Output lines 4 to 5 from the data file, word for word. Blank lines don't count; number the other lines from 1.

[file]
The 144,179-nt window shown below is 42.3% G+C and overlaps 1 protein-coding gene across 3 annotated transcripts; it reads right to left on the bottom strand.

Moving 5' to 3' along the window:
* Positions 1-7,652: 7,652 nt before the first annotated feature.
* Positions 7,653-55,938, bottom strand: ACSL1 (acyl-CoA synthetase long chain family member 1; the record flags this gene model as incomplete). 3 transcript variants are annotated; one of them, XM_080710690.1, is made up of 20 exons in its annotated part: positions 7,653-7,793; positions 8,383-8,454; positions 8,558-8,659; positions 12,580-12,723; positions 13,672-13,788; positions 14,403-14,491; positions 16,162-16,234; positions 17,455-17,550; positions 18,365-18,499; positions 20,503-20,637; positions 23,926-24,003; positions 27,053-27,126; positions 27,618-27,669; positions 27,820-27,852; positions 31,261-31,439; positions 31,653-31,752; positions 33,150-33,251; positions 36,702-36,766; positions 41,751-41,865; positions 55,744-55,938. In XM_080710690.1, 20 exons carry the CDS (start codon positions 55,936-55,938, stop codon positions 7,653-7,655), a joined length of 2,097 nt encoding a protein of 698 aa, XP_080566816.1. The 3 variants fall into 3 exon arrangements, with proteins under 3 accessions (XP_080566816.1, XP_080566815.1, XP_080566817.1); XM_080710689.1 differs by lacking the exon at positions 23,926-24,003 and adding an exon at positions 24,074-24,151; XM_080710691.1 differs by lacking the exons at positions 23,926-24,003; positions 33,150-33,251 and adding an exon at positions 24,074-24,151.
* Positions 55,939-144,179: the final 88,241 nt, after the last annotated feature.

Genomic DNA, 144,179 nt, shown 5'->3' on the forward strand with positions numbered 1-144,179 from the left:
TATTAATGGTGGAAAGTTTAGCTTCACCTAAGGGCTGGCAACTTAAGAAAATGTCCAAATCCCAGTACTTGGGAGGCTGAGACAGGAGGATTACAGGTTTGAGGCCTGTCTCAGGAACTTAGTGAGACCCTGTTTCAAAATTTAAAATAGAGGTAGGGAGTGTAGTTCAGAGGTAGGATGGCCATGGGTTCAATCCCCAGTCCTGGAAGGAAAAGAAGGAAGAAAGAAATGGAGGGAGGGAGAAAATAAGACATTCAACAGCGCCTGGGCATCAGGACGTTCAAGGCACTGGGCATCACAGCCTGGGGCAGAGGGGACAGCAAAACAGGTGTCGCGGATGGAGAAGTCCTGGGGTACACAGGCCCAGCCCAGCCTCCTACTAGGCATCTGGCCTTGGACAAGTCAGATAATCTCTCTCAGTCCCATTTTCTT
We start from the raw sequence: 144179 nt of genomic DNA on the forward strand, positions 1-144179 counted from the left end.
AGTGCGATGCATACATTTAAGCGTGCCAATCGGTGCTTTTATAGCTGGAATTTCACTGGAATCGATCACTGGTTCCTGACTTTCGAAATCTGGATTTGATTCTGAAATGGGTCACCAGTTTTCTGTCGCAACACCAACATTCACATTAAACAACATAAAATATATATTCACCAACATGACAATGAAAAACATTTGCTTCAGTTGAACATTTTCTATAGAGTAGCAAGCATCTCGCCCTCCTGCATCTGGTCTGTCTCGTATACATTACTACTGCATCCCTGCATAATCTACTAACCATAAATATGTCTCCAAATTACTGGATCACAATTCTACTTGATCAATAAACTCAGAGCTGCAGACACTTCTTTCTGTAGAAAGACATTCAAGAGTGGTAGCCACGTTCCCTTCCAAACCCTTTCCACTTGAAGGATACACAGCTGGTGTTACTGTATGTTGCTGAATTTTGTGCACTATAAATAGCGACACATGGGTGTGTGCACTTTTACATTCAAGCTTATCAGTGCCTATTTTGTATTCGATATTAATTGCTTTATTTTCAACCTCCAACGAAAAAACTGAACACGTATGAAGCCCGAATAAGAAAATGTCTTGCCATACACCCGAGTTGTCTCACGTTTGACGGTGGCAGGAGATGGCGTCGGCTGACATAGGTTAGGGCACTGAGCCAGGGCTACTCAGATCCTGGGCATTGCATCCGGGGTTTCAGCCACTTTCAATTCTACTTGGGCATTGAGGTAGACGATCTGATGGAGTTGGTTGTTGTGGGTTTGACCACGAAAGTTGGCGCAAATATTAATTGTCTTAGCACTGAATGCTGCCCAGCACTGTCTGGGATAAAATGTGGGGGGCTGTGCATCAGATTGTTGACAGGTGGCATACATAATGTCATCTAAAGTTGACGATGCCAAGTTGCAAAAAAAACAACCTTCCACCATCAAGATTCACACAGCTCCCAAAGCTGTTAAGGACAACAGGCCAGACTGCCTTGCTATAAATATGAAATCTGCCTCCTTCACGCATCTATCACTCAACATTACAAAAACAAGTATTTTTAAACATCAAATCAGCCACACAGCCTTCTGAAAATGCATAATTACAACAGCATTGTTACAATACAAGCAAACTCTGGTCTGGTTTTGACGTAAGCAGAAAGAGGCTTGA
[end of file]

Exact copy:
* Positions 7,653-55,938, bottom strand: ACSL1 (acyl-CoA synthetase long chain family member 1; the record flags this gene model as incomplete). 3 transcript variants are annotated; one of them, XM_080710690.1, is made up of 20 exons in its annotated part: positions 7,653-7,793; positions 8,383-8,454; positions 8,558-8,659; positions 12,580-12,723; positions 13,672-13,788; positions 14,403-14,491; positions 16,162-16,234; positions 17,455-17,550; positions 18,365-18,499; positions 20,503-20,637; positions 23,926-24,003; positions 27,053-27,126; positions 27,618-27,669; positions 27,820-27,852; positions 31,261-31,439; positions 31,653-31,752; positions 33,150-33,251; positions 36,702-36,766; positions 41,751-41,865; positions 55,744-55,938. In XM_080710690.1, 20 exons carry the CDS (start codon positions 55,936-55,938, stop codon positions 7,653-7,655), a joined length of 2,097 nt encoding a protein of 698 aa, XP_080566816.1. The 3 variants fall into 3 exon arrangements, with proteins under 3 accessions (XP_080566816.1, XP_080566815.1, XP_080566817.1); XM_080710689.1 differs by lacking the exon at positions 23,926-24,003 and adding an exon at positions 24,074-24,151; XM_080710691.1 differs by lacking the exons at positions 23,926-24,003; positions 33,150-33,251 and adding an exon at positions 24,074-24,151.
* Positions 55,939-144,179: the final 88,241 nt, after the last annotated feature.